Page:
In the end, the nod here went to Williams, the man for whom Bibby was traded. J-Will spent four seasons in Memphis, and despite just 51 Grizzlies’ wins in his fist two seasons, he was the lead guard for two of the three playoff teams in the franchise. Williams also ran the point for the 2003-04 Grizzlies, the only team in franchise history to win 50 games in a season.
In his time in Memphis, Williams became the franchise all-time leader in assists (2,041) and still ranks third in steals (369).
Williams’ greater team success, combined with accumulated stats from a longer run, earned him this spot.
SG—Mike Miller (14.6 ppg, 4.9 rpg, 3.3 apg in 371 games)
Like Jason Williams, Mike Miller was a solid piece on the only winning teams in franchise history.
In addition to being a good-but-not-great presence on the Grizzlies’ mid-decade playoff teams, Miller put up some excellent numbers on a pair of floundering, 22-win teams. In 2006-07, as injuries limited Pau Gasol to just 59 games, Miller picked up some slack, averaging a career-high 18.5 ppg, 5.4 rpg and 4.3 apg. The following year, during which Pau Gasol played just 39 games for the team, this time because he was traded to the Lakers, Miller posted another very high individual campaign, averaging 16.4 ppg, a career-high 6.7 rpg and 3.4 apg
Miller’s got one of the most beautiful jump shots ever seen in the NBA. While he is a devastating outside shooter, he’s a better rebounder and a more efficient scorer than he’s often given credit for. In his five full seasons in Memphis, Miller shot better than 46% from the field five times (he hit 50% twice), and trailed only Pau Gasol in rebounding average in his last two seasons with the team.
In his 371 games (sixth in franchise history) with the Grizzlies, Miller accumulated some solid stats as well. He's the franchise's all-time leader in 3-pointers made (his 737 are 340 better than No. 2), and ranks fourth in points scored (5,403 points), FG made (1,967), assists (1,221) and steals (317).
Another two-guard from the Grizzlies’ early days that’s deserving of a mention is Michael Dickerson. In his first two seasons in Vancouver, Dickerson was the team’s second option at the offensive end behind Shareef Abdur-Rahim, averaging 18.2 and 16.3 ppg.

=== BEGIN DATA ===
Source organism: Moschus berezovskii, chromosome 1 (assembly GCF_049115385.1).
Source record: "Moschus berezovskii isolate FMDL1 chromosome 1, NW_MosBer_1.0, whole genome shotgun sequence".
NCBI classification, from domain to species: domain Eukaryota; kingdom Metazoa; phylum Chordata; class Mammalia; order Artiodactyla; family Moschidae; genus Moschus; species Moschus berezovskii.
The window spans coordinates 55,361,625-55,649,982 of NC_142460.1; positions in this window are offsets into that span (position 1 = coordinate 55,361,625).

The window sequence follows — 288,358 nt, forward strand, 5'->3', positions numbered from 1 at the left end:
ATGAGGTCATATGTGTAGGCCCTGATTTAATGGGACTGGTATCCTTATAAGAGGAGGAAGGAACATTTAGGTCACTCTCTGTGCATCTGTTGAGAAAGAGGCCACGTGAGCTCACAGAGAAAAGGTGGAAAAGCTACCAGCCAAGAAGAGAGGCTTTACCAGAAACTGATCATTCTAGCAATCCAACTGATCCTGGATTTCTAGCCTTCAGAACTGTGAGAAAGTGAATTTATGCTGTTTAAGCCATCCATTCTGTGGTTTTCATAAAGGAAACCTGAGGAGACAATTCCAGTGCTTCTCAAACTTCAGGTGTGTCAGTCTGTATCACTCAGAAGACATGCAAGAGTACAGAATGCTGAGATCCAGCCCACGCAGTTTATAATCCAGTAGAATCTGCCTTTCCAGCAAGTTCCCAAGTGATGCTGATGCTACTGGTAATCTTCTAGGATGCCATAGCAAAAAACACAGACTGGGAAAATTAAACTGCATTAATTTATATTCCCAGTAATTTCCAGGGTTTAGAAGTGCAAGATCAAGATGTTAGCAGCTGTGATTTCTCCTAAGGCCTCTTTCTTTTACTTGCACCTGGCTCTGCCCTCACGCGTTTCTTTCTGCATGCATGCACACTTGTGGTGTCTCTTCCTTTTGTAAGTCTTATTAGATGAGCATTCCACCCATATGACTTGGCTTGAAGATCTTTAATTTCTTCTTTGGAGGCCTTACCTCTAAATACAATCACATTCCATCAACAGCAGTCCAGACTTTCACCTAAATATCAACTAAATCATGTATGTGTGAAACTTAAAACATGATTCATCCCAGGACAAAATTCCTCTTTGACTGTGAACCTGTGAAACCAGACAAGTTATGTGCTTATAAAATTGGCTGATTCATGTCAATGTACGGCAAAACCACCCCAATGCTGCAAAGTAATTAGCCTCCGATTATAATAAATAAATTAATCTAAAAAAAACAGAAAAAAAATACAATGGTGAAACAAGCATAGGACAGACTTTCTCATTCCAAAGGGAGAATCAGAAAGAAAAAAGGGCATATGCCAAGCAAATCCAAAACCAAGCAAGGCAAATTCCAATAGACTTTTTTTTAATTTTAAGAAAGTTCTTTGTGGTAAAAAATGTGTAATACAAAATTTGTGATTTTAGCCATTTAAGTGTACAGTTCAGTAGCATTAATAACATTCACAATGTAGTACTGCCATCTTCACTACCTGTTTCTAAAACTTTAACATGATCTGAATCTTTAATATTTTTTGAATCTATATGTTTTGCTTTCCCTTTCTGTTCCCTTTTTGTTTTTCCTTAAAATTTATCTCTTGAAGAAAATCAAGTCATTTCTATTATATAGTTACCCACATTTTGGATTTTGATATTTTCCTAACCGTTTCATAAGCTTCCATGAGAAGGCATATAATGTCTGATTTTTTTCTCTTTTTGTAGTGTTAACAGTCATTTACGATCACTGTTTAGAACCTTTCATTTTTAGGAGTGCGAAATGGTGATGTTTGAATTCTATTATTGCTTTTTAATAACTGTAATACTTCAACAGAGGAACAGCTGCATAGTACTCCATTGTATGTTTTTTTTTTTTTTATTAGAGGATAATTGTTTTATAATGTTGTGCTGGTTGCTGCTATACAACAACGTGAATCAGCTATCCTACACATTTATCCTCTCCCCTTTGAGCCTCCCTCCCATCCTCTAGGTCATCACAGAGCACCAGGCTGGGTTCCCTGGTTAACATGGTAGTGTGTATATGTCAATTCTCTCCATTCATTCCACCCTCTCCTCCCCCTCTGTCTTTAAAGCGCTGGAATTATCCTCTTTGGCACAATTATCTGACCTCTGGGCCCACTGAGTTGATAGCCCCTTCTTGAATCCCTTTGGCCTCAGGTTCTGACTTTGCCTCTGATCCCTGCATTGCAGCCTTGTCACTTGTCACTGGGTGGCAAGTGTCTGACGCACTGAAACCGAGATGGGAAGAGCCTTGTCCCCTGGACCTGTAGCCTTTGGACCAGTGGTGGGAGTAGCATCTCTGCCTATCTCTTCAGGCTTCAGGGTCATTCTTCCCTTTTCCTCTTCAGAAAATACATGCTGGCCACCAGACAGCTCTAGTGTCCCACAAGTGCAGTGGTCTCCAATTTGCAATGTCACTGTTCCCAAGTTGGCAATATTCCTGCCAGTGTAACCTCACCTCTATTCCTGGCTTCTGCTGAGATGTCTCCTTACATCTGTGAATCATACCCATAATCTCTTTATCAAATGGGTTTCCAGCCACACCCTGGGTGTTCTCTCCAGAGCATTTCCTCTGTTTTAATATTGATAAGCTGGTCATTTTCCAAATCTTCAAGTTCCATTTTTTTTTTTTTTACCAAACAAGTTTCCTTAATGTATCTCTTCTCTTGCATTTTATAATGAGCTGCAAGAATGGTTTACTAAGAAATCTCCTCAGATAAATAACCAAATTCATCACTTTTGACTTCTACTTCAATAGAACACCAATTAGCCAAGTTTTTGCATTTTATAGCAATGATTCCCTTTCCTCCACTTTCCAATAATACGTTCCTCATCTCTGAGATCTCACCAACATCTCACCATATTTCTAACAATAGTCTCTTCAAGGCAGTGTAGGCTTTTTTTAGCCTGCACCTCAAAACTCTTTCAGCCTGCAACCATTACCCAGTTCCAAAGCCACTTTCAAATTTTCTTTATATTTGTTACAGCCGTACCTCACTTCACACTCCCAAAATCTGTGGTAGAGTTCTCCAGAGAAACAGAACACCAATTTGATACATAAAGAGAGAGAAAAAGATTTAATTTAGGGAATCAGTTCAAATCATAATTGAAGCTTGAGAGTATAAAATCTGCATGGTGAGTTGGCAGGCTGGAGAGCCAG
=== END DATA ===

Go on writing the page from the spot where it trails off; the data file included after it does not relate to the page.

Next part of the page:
Injuries limited him to just 10 games in his final two seasons (both with the Grizzlies and of his NBA career), which also happened to be the Grizzlies’ first two in Memphis. In his 162 games over four seasons with the Grizz, Dickerson averaged 16.7 ppg, still the highest average for any backcourt player that’s played 100+ games with the franchise.
SF—Shareef Abdur-Rahim (20.8 ppg, 8.2 rpg, 1.1 spg in 375 games)
Ever wonder what James Worthy would have looked like on the Clippers instead of the Lakers?
It’s an incredible shame that the best days of Shareef Abdur-Rahim’s career were wasted on terrible teams in a small, indifferent market, just before widespread adoption of the internet and NBA League Pass.
This guy was a hybrid of Chris Bosh and James Worthy, but never found himself in the right situation.
Was Shareef a “franchise guy?” No. But, he was tall, quick and agile, knew how to the hit the boards and had an incredibly smooth all-around offensive game.
In five seasons with the Grizzlies, Abdur-Rahim led the Grizzlies in scoring all five times and in rebounding on three occasions. He never averaged less than 18.7 ppg, putting up 20+ in four of five seasons. He improved his rebounding numbers each of the three years following his rookie season—he averaged 6.9 rpg as a rookie, and reached 10.1 in his fourth season (1999-2000).
Despite producing three, arguably four, clearly All-Star-caliber seasons, Shareef was not selected to a single All-star team as a member of the Grizz. The lone selection of his career came in 2001-02, the season after he was traded from Vancouver to the Atlanta Hawks.
Abdur-Rahim remains second all-time in Grizzlies’ history in points (7,801), rebounds (3,070) and steals (416), fourth in blocks (374) and fifth in assists (1,081).
In a couple years, this spot’s likely to belong to the current face of the franchise, Rudy Gay. In four solid seasons with the Grizz, Gay has emerged as one of the league’s most explosive and athletic wing players and is good for 20+ points on most nights.
In 318 games, Gay’s averaged 17.4 ppg, 5.9 rpg and 1.3 spg. Over the past three seasons, he’s at 19.6/ 5.9/ 1.4.
PF—Pau Gasol (18.8 ppg, 8.6 rpg, 1.8 bpg, 50.9% FG in 476 games)
If Shareef Abdur-Rahim could be compared to James Worthy without Magic and the Lakers, Pau Gasol career started as “Shareef 2.0” until a 2008 trade turned him into Kevin McHale.